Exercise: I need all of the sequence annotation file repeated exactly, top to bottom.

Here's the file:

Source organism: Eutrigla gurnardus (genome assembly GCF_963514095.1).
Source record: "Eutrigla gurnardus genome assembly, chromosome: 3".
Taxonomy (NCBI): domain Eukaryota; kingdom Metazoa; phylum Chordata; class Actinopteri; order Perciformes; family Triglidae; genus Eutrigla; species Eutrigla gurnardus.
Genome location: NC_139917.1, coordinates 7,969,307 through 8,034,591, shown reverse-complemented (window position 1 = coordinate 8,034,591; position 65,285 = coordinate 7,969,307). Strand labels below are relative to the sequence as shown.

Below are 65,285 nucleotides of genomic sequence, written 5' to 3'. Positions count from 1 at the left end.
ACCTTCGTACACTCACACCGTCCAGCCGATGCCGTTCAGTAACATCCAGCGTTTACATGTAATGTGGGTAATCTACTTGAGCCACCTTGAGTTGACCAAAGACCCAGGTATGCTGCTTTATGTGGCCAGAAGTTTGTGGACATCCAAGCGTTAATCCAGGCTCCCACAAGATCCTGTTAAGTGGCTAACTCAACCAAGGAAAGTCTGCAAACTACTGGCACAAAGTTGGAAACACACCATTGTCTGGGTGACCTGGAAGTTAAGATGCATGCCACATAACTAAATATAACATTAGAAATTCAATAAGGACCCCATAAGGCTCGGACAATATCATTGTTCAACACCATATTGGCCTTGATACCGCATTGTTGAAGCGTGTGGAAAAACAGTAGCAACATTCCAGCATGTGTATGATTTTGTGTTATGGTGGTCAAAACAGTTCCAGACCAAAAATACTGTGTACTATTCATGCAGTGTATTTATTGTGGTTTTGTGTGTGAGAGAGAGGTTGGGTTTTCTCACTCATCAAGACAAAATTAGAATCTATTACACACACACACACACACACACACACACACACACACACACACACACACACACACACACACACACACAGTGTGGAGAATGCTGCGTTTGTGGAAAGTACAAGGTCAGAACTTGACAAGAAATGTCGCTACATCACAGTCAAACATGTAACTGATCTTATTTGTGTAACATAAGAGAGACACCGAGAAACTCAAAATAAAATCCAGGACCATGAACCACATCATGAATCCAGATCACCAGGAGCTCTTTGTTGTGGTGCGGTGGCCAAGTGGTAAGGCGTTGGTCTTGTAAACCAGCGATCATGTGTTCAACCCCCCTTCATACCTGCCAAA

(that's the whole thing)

Source organism: Eutrigla gurnardus (genome assembly GCF_963514095.1).
Source record: "Eutrigla gurnardus genome assembly, chromosome: 3".
Taxonomy (NCBI): domain Eukaryota; kingdom Metazoa; phylum Chordata; class Actinopteri; order Perciformes; family Triglidae; genus Eutrigla; species Eutrigla gurnardus.
Genome location: NC_139917.1, coordinates 7,969,307 through 8,034,591, shown reverse-complemented (window position 1 = coordinate 8,034,591; position 65,285 = coordinate 7,969,307). Strand labels below are relative to the sequence as shown.

Below are 65,285 nucleotides of genomic sequence, written 5' to 3'. Positions count from 1 at the left end.
ACCTTCGTACACTCACACCGTCCAGCCGATGCCGTTCAGTAACATCCAGCGTTTACATGTAATGTGGGTAATCTACTTGAGCCACCTTGAGTTGACCAAAGACCCAGGTATGCTGCTTTATGTGGCCAGAAGTTTGTGGACATCCAAGCGTTAATCCAGGCTCCCACAAGATCCTGTTAAGTGGCTAACTCAACCAAGGAAAGTCTGCAAACTACTGGCACAAAGTTGGAAACACACCATTGTCTGGGTGACCTGGAAGTTAAGATGCATGCCACATAACTAAATATAACATTAGAAATTCAATAAGGACCCCATAAGGCTCGGACAATATCATTGTTCAACACCATATTGGCCTTGATACCGCATTGTTGAAGCGTGTGGAAAAACAGTAGCAACATTCCAGCATGTGTATGATTTTGTGTTATGGTGGTCAAAACAGTTCCAGACCAAAAATACTGTGTACTATTCATGCAGTGTATTTATTGTGGTTTTGTGTGTGAGAGAGAGGTTGGGTTTTCTCACTCATCAAGACAAAATTAGAATCTATTACACACACACACACACACACACACACACACACACACACACACACACACACACACACACACACACACAGTGTGGAGAATGCTGCGTTTGTGGAAAGTACAAGGTCAGAACTTGACAAGAAATGTCGCTACATCACAGTCAAACATGTAACTGATCTTATTTGTGTAACATAAGAGAGACACCGAGAAACTCAAAATAAAATCCAGGACCATGAACCACATCATGAATCCAGATCACCAGGAGCTCTTTGTTGTGGTGCGGTGGCCAAGTGGTAAGGCGTTGGTCTTGTAAACCAGCGATCATGTGTTCAACCCCCCTTCATACCTGCCAAA